Fields of Dreams 

Vacant lots to become vegetable gardens under new city program

Right now the Wilshire Estates Community Garden might not be much to look at, but in a few months, this southside patch of grass will be bursting with okra, squash, peppers and other ripening veggies.

Creating a garden from scratch is going to take a lot of digging and even more attention, but coordinator Bonnie Harris and her neighbors are up for the task of filling the vacant lot with food and flowers.

"We'll start small and see what comes up," says Harris, who has lived in the Wilshire Estates neighborhood for 47 years and remembers when the tall trees ringing it were just saplings.

Now raised beds will be constructed in the footprint of the house that once stood here, demolished after a flood destroyed its foundation. The City of Savannah bought out the owner with funds from the Federal Emergency Management Agency (FEMA) years ago, and the land has lain fallow ever since. That is, until the city granted it to the nearby neighborhood association under its new community garden program.

"There's not much you can do with a piece of property once FEMA declares it a disaster site," explains Carol Moon, director of the city's Real Property Services Department. "You can't build on it. But you can grow on it."

Moon helped identify 400 city-owned lots that for one reason or another aren't much use to contractors but hold much potential as gardening spots. Encouraging gardening on a vacant lot is an inexpensive way to reduce blight and foster community, two objectives high on the city's list of priorities.

A gardener herself, Moon also developed the program that allows any organization or group — including neighborhood associations, schools and churches — to apply for stewardship of a property and possible funding.

"We looked at community garden policies from across the country and came up with what worked for Savannah," says Moon.

The program garnered avid support from Alderman Tony Thomas, who lobbied for its approval from City Council. Thomas also announced he has donated $250 to the Wilshire Estate Community Garden at its groundbreaking last Monday.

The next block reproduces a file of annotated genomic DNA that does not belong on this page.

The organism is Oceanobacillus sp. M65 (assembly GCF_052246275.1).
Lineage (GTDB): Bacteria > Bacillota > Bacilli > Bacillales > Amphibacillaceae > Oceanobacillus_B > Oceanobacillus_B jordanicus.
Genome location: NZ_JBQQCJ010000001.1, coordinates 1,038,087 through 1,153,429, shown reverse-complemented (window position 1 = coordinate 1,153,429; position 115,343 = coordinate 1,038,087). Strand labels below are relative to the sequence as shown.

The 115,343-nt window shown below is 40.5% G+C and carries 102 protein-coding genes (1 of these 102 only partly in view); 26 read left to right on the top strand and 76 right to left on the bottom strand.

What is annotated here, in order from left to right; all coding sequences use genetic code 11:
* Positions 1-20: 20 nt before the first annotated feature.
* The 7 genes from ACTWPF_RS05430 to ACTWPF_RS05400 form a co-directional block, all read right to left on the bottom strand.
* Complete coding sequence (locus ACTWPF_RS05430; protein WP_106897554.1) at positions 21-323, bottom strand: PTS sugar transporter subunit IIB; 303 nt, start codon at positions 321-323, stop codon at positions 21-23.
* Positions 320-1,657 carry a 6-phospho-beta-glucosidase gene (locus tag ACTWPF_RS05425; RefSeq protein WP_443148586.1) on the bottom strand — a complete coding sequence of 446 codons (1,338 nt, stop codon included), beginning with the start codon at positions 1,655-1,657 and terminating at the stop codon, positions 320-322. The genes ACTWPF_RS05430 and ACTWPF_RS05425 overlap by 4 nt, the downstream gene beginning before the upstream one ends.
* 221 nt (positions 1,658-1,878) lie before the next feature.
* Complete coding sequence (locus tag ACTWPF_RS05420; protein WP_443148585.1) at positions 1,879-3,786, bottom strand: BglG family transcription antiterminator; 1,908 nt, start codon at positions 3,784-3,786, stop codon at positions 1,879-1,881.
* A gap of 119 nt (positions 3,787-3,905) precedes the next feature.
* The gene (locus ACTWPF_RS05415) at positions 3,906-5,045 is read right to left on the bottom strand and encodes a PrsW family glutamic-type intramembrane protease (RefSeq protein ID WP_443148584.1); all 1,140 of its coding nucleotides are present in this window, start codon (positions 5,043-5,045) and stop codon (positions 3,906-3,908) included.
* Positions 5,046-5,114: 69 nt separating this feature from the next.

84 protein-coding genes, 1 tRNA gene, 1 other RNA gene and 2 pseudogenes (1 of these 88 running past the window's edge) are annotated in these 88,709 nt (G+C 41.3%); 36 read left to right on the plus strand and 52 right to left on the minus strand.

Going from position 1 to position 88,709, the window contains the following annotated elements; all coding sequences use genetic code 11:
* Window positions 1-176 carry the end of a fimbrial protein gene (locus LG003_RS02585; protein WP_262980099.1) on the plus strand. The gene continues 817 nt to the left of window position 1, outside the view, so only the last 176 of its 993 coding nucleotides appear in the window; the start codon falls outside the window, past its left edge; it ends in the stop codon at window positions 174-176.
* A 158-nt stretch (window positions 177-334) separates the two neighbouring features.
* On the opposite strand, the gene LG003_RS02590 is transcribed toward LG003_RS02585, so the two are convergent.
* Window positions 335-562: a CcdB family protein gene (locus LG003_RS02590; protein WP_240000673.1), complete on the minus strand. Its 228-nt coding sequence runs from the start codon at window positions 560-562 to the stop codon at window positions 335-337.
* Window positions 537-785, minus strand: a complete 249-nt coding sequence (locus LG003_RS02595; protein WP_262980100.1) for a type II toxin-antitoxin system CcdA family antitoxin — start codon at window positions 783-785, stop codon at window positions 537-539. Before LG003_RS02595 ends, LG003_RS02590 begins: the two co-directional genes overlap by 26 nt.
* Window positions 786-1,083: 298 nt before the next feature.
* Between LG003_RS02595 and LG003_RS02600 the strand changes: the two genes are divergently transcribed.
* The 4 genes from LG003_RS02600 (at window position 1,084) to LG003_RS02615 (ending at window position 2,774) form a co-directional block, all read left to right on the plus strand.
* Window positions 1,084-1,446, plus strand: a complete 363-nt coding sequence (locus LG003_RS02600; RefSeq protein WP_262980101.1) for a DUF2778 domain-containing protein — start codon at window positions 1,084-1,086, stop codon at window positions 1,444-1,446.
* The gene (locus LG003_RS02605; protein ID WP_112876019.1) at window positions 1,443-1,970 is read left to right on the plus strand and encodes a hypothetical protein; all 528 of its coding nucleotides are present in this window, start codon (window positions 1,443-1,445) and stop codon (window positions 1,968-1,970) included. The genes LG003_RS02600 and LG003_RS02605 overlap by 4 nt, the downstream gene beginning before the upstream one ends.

"Creating a community garden both beautifies the neighborhood and contributes to the health of the residents," said Alderman Thomas, who represents the Wilshire neighborhood. "Our hope is that other associations across the city will step up and take similar action across the community."

While any group is eligible to garden on one of the city's approved lots, it takes more than a trowel and a dream. Applicants must first send a letter of intent, then proof of neighborhood support and a proposed layout. A garden takes commitment and patience, and the city wants to make sure that folks have plenty of both: the user agreement for each property is two years.

Once a garden plan passes the application process, there will be plenty of support. Joining the city in this endeavor the Savannah Urban Gardening Alliance (SUGA) and other master gardeners, who will consult with groups on their plans and how to implement planting, watering and upkeep.

"In order for this to succeed you have to bring in people who have done this before and know how to sustain it," says Moon, adding that "the coolest part is that there are so many different entities coming together under one partnership.

"It goes beyond the fresh vegetables and fruits, which is huge. This is really a community building opportunity."

Already the Wilshire Community Garden is bringing together different generations. Students from nearby Windsor Forest High School are joining forces with neighbors as part of their agriculture class, taught by Elise Zador.

Harris is delighted for the help.

"They get our insight, we get their strength," says Harris.

"We're all just going to get out there and play in the dirt."


Is the vacant lot near you eligible for a community garden? Find out at savannahga.gov/garden.



About The Author

Jessica Leigh Lebos

Jessica Leigh Lebos

Community Editor Jessica Leigh Lebos has been writing about interesting people, vexing issues and anything involving free food for more than 20 years. She introduces herself at cocktail parties as southern by marriage.

More by Jessica Leigh Lebos


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